Part of the advertising campaign for diamond involves the "4 C's"
A lot is made of the fourth "C"- Cut- nowadays- and with good cause. The manner in which a diamond is polished really affects how it looks.
GIA grades the cut of Round Brilliant Diamonds- which certainly simplifies things for buyers.
But what about fancy shapes?
They are not graded for Cut quality by GIA.
Part of the reason is that there's so much variation within each of the shapes- unlike round, which is fairly standardized there's a huge variety of shapes that comprise "radiant cut".
Shape- that means LxW and the size of the corners- are only one aspect we need to look at.
We also need to look at how deep the diamond is, how large the table is ( that's the large flat facet on top)- and the crown and pavilion angles.
The top of the diamond is the "crown" the bottom is called "pavilion"- separating them is the "girdle"
The point at the bottom is called the "culet"
I've labeled these below
In this example, we are going to look at a stone which is a very shallow cut. Why would they cut it this way?
The reason has to do with the available piece of rough.
it might have been a very shallow piece- or this diamond was a piece sawed off the top of an octahedron.
The stone they came up with made excellent use of the rough- I'm sure they lost a far smaller percentage than the stone I used for comparison.
Say you start with a piece of rough diamond that weighs 1.65cts- that might polish out to a 1.00ct diamond.
In this case they might have started with 1.30cts rough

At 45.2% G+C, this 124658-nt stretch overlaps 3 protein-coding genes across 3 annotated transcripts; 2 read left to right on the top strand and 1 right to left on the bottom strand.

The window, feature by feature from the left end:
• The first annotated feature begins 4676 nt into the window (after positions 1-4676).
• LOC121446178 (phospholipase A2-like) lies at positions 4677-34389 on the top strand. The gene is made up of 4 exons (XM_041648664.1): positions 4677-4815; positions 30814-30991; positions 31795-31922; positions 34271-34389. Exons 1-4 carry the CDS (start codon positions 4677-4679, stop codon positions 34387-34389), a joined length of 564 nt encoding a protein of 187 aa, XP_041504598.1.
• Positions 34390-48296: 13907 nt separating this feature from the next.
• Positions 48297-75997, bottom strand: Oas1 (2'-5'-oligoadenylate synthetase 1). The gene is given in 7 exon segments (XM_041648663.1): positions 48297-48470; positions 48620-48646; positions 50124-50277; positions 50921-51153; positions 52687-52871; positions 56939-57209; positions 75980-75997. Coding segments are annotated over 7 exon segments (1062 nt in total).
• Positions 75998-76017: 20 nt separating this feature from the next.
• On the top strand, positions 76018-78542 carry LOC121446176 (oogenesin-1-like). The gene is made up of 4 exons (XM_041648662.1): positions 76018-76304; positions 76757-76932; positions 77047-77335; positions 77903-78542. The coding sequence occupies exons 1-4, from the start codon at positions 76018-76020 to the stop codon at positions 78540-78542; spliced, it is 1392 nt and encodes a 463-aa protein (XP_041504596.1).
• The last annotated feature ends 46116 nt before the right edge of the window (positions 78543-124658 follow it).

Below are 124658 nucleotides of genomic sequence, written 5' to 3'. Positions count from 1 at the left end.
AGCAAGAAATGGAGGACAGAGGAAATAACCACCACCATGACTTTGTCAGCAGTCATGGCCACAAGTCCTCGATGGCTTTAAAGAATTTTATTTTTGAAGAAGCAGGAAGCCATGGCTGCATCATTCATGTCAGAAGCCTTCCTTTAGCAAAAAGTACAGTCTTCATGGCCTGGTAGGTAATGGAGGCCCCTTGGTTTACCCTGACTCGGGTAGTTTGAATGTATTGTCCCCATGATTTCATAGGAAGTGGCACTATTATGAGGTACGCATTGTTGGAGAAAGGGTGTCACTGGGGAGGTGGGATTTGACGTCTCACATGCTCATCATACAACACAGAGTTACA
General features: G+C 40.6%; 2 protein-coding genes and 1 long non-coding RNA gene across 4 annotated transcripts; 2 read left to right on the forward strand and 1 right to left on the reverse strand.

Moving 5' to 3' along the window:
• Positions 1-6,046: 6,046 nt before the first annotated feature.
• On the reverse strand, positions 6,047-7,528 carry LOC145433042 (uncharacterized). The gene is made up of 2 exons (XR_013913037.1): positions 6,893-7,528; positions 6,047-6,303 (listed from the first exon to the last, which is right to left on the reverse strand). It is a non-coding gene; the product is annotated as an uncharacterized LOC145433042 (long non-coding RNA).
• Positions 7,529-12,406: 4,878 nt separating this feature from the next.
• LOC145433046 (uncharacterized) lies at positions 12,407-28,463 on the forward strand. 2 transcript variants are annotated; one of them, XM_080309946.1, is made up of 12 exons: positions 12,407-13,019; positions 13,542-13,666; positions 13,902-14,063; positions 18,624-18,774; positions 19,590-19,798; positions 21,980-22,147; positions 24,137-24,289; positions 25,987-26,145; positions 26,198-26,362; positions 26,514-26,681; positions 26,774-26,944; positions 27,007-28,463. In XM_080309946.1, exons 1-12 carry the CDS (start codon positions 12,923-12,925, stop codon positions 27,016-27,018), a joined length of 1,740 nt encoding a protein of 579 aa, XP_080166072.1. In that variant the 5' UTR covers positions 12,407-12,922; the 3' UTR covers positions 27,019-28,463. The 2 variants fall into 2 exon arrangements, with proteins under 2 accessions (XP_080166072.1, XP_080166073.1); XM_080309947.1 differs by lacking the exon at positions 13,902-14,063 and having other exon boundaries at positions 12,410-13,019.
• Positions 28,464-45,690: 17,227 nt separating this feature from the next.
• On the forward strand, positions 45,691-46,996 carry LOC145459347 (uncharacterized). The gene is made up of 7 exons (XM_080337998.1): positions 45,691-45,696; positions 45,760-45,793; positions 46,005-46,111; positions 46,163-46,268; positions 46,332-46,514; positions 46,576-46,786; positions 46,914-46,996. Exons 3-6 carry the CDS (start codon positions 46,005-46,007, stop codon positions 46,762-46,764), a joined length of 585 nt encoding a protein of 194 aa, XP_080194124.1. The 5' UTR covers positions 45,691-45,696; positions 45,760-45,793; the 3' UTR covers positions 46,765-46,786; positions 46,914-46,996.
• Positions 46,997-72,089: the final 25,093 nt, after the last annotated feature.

You'd expect there to be some penalty visually for this.
Fancy colored diamonds are really a different animal than colorless and near colorless stones.
I did not expect to like this stone- given it's large table
ITEM #: R4354
Radiant Cut Diamond, Loose
SHAPE: Radiant Cut
COLOR: W-X, Natural Light Yellow
MEASUREMENTS: 6.32 x 5.75 x 3.32 mm
TOTAL DEPTH: 57.7%
TABLE SIZE: 80(est)%
Here it is from the side
Below next to a stone with a taller crown
On many fancy shaped stone, crown height- expressed as a percentage- is sometimes considered.
Cuts like our Old Mine Brilliant stones have very tall crowns.
This stone has a crown I'd estimate at 7-8%
The stone in the diagram above has 13.5% crown height
It might be "logical" to assume such a stone would pay a heavy price visually.
This stone belies that.
Here it is face up next to the stone I used for comparison- a fancy intense yellow 1.03ct
There certainly is a price for the cut financially.
This is a one carat stone, that looks like a carat and a third- yet costs like a 3/4ct.
The fact that it's a diamond cut to emphasize it's yellow color- which it does successfully as well, I might add- give it different parameter as compared to a colorless stone.
Summation: We can point to the weakness of a diamond like this when judged against a benchmark that values crown height.
But we can also note that the cutter was able to produce a very lively stone- with a pleasant light return and fantastic size for it's weight.